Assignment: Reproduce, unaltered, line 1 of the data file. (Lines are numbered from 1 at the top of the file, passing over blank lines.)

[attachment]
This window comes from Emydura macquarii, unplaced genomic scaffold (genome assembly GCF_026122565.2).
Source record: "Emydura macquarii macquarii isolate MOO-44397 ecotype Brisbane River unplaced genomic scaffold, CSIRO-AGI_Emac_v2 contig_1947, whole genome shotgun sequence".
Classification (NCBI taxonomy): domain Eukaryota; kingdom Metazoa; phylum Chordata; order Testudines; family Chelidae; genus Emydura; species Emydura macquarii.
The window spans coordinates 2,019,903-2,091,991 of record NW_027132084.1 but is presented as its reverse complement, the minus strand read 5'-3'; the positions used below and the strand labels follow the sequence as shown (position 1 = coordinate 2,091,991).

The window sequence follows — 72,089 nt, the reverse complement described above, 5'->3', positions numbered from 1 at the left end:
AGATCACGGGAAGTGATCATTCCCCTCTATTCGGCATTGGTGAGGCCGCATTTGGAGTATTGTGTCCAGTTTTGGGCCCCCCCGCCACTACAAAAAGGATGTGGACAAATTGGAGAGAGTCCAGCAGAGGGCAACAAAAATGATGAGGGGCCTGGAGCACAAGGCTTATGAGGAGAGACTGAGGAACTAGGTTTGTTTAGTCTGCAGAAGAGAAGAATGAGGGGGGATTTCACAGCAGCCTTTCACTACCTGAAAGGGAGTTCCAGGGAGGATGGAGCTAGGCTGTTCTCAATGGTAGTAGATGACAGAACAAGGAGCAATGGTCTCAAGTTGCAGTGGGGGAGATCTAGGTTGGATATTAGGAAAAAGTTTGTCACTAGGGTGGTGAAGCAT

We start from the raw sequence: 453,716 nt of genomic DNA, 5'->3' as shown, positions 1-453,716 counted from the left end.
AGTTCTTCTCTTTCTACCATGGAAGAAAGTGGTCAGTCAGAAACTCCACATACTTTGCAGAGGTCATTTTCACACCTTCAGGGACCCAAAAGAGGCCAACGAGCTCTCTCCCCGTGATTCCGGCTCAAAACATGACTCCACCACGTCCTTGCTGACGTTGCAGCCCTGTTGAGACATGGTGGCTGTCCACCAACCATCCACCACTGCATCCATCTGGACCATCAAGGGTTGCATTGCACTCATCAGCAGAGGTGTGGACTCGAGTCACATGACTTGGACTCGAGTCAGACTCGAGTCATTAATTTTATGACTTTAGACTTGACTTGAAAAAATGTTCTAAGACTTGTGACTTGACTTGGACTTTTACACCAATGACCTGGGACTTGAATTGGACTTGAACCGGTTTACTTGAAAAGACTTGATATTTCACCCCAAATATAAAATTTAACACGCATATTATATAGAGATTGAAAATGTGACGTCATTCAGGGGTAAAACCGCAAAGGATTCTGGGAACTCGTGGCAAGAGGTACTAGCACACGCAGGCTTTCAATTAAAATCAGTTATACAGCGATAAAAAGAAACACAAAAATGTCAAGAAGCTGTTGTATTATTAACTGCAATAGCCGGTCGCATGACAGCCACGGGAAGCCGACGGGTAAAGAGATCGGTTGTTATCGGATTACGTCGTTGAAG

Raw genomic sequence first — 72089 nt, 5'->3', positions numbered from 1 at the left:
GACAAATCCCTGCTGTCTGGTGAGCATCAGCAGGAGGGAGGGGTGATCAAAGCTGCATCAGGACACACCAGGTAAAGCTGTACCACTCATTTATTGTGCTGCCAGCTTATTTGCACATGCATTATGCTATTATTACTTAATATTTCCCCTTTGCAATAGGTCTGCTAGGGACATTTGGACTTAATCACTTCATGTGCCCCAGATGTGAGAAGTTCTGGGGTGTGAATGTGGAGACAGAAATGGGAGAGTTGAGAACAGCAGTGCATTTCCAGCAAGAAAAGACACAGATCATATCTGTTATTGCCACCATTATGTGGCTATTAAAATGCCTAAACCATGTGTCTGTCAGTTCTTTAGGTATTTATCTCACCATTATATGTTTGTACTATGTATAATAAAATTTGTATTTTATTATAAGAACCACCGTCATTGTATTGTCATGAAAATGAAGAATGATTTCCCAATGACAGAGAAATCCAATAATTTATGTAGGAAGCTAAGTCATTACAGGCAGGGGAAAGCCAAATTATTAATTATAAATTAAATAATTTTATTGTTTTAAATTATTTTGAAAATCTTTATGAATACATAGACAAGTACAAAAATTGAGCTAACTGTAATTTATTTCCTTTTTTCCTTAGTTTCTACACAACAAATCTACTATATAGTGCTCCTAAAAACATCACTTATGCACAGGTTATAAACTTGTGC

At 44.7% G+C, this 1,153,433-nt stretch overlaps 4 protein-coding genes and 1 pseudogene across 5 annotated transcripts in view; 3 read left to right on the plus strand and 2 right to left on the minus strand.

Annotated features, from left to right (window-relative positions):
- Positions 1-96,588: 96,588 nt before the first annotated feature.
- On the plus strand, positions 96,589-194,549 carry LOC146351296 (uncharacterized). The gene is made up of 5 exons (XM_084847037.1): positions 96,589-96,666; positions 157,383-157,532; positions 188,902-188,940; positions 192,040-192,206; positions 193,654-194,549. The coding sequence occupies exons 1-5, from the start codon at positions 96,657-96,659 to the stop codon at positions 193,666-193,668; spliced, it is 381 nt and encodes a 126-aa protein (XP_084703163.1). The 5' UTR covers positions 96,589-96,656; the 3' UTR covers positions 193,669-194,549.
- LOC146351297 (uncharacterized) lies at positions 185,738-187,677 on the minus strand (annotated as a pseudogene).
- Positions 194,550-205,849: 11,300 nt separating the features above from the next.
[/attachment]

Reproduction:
This window comes from Emydura macquarii, unplaced genomic scaffold (genome assembly GCF_026122565.2).